Alternative Management Methods[edit | edit source]

Some mothers feel that they do not want to be put on medications for their pregnancy or that it would increase the risks for some mothers if medication were used. For these situations, massage therapy has seen to be a widely used mechanism to help both the mother and foetus reduce the symptoms of PD and prematurity rates (Field et al., 2012 ). Stress reduction therapy is another positive influence on mother with results from research backing it by showing a reduction in depression scores. Stress reduction assists the mothers by lowering their overall negative effects[grammar?] and lowering their cortisol levels back towards normal levels [how?] (Field, Diego, & Hernandez-Reif, 2010). Acupuncture is another therapy that has gained positive results from mothers who feel better within themselves and showing their depression levels decreasing once a treatment had been finished[factual?]. Massage therapy is [missing something?] well used treatment, but not everyone is able to afford to be getting massages. For those on low income, or those that are unable to travel or other factors that make going out to receive a massage impractical there is the significant-other-massage. This particular massage therapy enables the significant to provide an outlet for their partner and reduces their anxiety levels, their depression levels and as an added bonus helps alleviate some of the common pregnancy pain felt, such as leg and back pain (Field, Diego, & Hernandez-Reif, 2010).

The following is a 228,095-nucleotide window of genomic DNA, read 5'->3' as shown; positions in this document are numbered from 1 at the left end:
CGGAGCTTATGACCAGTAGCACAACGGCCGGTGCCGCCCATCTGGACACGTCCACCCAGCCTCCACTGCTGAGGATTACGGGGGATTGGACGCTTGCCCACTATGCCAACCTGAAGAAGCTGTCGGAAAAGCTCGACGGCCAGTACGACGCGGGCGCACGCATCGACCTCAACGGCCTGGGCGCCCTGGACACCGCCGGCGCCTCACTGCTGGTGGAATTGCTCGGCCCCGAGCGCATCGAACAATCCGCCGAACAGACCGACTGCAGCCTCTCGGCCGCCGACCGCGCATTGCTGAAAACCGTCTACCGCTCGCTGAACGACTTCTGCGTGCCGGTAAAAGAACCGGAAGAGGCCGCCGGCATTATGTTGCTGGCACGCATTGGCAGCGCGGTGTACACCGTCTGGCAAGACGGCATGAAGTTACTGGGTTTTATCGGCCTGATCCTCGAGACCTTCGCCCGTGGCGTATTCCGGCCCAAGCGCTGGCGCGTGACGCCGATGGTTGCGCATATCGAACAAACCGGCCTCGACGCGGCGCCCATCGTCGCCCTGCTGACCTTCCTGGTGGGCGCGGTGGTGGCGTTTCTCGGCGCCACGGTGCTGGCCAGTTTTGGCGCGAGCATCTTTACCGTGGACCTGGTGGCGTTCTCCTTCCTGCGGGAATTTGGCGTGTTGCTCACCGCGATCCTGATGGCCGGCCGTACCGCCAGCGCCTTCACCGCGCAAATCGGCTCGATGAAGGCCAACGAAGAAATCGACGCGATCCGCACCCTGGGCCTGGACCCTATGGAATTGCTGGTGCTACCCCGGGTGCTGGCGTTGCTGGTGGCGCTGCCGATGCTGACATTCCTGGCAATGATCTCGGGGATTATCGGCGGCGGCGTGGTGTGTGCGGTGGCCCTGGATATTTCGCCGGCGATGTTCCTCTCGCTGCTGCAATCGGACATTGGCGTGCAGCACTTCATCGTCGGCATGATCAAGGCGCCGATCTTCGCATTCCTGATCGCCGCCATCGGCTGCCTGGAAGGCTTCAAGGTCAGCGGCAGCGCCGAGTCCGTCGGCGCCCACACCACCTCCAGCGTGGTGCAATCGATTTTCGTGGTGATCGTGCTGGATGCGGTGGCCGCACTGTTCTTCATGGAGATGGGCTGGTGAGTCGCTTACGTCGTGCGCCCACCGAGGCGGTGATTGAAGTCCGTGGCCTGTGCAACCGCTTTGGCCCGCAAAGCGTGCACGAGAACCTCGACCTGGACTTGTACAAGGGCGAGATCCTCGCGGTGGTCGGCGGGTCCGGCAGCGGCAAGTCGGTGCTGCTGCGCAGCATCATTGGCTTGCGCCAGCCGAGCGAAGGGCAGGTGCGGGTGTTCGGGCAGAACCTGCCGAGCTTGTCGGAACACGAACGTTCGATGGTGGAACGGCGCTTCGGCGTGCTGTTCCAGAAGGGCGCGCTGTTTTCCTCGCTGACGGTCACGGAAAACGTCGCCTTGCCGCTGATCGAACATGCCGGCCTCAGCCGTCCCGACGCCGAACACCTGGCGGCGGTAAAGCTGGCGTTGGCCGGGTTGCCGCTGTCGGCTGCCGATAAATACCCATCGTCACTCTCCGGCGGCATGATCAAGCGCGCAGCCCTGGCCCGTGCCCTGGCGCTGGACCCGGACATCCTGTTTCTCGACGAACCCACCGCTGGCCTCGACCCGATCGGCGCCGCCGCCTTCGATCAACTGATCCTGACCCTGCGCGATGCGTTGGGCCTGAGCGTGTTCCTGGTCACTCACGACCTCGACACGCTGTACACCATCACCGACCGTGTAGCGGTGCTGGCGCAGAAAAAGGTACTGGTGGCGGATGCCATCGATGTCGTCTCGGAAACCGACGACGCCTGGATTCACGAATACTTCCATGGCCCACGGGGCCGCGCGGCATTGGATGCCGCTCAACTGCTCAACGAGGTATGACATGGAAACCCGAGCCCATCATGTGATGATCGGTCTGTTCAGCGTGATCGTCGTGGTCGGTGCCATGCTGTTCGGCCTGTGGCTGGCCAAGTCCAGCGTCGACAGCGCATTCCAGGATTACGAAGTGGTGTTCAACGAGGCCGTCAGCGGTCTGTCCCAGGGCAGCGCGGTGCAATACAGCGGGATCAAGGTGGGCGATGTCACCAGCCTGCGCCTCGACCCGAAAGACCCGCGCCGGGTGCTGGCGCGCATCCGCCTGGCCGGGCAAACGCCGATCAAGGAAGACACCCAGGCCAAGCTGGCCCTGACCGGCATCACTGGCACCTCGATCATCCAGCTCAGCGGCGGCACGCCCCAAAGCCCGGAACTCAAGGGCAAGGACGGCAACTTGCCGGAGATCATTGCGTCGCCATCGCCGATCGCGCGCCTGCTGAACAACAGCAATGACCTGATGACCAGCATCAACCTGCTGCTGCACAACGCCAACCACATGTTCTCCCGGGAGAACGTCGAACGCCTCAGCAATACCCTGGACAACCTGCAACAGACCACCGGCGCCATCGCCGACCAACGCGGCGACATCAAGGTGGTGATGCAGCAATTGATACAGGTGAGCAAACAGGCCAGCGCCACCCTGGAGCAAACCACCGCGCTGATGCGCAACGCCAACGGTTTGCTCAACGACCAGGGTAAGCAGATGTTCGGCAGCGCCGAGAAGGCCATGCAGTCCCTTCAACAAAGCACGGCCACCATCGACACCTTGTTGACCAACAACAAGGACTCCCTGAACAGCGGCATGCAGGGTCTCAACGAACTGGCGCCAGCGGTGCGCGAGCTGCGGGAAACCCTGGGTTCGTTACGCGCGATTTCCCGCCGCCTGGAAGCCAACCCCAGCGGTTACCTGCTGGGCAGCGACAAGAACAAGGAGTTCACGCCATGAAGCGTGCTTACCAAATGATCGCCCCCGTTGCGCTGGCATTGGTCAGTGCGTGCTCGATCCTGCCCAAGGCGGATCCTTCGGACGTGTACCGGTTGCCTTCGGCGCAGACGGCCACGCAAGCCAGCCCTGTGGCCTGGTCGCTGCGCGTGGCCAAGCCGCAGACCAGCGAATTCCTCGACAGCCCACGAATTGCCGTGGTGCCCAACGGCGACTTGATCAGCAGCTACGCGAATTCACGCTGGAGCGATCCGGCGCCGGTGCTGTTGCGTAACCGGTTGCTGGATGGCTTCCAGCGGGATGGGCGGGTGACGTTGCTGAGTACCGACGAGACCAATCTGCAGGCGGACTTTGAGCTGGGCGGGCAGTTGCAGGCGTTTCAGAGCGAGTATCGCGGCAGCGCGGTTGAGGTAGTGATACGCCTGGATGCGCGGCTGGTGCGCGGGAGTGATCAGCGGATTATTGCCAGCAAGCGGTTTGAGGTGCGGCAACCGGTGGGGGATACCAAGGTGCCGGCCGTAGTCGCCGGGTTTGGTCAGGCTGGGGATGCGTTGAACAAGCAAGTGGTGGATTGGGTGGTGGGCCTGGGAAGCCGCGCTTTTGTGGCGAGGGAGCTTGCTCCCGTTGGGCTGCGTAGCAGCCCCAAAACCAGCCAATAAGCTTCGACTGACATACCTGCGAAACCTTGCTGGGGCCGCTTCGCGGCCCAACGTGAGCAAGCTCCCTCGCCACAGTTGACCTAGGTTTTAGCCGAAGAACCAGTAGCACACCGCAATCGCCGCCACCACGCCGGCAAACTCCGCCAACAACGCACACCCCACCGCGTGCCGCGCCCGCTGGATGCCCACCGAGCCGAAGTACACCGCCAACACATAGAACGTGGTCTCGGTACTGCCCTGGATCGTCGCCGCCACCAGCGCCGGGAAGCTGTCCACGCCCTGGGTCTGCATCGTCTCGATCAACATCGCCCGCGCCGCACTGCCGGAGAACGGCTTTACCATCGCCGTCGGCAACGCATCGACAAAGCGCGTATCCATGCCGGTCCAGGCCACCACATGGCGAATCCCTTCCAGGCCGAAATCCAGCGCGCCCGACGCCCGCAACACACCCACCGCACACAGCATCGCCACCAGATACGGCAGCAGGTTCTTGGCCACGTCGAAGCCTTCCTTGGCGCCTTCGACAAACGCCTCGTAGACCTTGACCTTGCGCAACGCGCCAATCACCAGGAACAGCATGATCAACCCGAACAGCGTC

Other forms of antidepressant medication free management options include psychotherapy and complementary and alternative medicines (CAMs). The effects of psychological treatments on mothers have been extensively used by mothers and the benefits have been numerous (Gong, Ni, Shen, Wu, & Jiang, 2015). CAMs is a broad range of alternative methods, from herbal teas through to using yoga to relieve stress. Most women have found themselves to be comfortable using a CAM method during their pregnancy[factual?]. Their benefits include both psychological improvement during pregnancy but also physical improvement (Gong, Ni, Shen, Wu, & Jiang, 2015).